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What Do Labor and Consumption Data Jointly Tell About Labor Income Risk?

Author

Listed:
  • Anthony A Smith
  • Fatih Guvenen

Abstract

This paper estimates a general stochastic process for labor income via indirect inference, by jointly using labor income data together with the information embedded in the dynamics of individual consumption. We extend earlier work in several directions. First, we do not restrict income shocks to follow a random walk, an assumption that has been made in previous studies that use consumption data to estimate income risk (Blundell and Preston (1998), Blundell, Pistaferri and Preston (2005) among others). Second, we use an auxiliary model for the indirect inference method that captures the rich dynamics of household consumption. To this end, we impute household consumption in PSID using the procedure developed in Blundell, Pistaferri and Preston (2005). Third, we estimate a general process that allows for heterogeneity in income growth rates. Thus, our approach allows us to bring both consumption and income data to distinguish between two alternative views of the income process: the random walk model (as in MaCurdy (1982), Abowd and Card (1989)) versus the profile heterogeneity model (as in Lillard and Weiss (1979), Baker (1997), Guvenen (2005))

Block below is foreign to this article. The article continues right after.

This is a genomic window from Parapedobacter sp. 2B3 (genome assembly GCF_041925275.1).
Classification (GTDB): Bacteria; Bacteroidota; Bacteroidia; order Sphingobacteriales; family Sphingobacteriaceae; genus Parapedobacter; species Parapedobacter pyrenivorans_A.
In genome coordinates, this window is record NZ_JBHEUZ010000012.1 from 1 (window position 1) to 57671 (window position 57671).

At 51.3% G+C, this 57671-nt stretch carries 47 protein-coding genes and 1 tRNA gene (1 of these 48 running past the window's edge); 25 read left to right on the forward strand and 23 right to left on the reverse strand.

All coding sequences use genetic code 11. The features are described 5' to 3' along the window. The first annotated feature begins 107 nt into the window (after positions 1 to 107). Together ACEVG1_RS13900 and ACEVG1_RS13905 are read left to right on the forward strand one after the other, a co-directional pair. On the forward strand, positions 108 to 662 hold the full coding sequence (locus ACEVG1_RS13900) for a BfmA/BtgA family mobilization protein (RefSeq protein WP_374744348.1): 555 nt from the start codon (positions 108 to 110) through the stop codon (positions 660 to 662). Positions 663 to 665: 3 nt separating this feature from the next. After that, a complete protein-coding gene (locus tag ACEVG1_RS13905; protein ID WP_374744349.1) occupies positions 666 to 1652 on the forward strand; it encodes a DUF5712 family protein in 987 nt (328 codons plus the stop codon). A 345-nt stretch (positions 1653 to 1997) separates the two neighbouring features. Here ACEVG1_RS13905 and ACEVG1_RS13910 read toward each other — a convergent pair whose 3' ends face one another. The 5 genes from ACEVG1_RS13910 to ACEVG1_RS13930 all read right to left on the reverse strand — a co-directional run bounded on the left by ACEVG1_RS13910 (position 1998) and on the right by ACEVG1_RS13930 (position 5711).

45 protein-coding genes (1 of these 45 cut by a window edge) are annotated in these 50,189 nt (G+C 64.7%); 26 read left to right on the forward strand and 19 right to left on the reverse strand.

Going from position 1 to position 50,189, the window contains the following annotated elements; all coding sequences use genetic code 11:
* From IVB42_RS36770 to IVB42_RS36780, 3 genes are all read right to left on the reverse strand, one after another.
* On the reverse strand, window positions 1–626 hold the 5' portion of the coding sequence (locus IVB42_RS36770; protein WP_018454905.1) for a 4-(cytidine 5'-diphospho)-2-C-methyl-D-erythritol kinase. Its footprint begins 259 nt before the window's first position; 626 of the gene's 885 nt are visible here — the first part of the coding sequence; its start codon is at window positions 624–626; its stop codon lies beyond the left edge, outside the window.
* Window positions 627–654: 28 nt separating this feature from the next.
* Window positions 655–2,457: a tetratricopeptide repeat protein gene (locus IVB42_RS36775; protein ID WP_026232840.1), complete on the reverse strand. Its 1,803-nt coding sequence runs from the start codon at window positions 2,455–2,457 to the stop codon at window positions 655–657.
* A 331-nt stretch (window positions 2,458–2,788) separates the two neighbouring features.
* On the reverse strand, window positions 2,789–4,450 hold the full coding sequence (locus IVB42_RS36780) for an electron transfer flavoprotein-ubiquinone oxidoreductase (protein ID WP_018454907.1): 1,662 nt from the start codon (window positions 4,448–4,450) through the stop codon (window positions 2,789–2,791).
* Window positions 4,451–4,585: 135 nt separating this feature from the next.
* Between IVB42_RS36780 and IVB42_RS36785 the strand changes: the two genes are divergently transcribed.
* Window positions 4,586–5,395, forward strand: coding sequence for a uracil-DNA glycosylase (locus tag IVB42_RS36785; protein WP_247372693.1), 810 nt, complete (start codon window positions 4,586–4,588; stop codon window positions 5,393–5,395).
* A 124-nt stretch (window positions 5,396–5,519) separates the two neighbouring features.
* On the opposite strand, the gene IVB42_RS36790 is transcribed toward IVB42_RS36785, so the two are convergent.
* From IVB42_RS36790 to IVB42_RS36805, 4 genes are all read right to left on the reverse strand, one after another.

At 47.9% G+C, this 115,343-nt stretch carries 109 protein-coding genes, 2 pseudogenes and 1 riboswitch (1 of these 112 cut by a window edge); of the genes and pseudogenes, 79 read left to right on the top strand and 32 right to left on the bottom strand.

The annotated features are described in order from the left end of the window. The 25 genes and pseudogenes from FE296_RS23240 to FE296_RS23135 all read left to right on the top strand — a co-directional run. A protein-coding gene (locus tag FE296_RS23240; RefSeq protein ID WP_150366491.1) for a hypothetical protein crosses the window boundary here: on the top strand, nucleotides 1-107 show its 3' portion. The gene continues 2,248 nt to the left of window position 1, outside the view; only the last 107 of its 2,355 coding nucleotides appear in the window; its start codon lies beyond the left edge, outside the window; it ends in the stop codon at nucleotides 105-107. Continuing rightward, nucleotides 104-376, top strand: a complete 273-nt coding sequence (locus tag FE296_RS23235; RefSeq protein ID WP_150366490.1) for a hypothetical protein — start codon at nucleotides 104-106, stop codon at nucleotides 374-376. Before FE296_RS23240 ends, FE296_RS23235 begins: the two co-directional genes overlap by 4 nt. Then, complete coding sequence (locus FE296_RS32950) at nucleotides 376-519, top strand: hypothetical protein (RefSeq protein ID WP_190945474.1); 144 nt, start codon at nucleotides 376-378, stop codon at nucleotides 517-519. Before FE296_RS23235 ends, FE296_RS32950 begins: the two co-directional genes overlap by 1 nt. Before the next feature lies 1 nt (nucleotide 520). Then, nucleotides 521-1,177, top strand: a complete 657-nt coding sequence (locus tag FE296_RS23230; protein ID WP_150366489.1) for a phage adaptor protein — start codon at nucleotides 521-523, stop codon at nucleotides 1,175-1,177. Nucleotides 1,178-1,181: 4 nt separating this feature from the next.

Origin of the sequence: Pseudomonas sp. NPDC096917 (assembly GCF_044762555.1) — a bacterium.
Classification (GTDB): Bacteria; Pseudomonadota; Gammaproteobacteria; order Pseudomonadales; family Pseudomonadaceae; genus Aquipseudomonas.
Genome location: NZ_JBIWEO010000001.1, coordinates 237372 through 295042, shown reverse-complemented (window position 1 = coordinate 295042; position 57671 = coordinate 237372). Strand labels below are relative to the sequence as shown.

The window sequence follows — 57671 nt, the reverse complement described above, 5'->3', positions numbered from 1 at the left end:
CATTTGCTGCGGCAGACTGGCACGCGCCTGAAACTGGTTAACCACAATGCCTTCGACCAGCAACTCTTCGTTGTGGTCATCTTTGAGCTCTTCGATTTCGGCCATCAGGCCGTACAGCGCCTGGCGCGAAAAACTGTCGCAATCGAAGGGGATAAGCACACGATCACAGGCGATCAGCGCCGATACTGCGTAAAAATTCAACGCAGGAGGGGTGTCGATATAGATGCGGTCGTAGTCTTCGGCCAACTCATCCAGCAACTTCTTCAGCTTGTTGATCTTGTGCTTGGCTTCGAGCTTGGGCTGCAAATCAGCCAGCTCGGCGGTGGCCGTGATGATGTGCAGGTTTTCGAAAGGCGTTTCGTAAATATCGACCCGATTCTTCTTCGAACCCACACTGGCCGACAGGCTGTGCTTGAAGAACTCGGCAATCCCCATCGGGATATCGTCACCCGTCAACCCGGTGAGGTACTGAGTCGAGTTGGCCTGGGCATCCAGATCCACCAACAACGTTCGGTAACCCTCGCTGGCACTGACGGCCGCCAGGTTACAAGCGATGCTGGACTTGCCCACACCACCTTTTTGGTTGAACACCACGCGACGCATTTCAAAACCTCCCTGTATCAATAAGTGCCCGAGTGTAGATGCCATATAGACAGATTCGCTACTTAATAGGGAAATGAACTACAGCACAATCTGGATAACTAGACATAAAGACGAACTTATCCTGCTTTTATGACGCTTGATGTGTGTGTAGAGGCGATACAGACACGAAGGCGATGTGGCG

Suggested Citation

  • Anthony A Smith & Fatih Guvenen, 2006. "What Do Labor and Consumption Data Jointly Tell About Labor Income Risk?," 2006 Meeting Papers 500, Society for Economic Dynamics.
  • Handle: RePEc:red:sed006:500
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    Cited by:

    1. Richard Anton Braun & Huiyu Li & John Stachurski, 2009. "Computing Densities and Expectations in Stochastic Recursive Economies: Generalized Look-Ahead Techniques," CIRJE F-Series CIRJE-F-620, CIRJE, Faculty of Economics, University of Tokyo.

    More about this item

    Keywords

    Labor Income Risk; Consumption; Indirect Inference; Heterogenous Income Growth;

    JEL classification:

    • J3 - Labor and Demographic Economics - - Wages, Compensation, and Labor Costs
    • E2 - Macroeconomics and Monetary Economics - - Consumption, Saving, Production, Employment, and Investment

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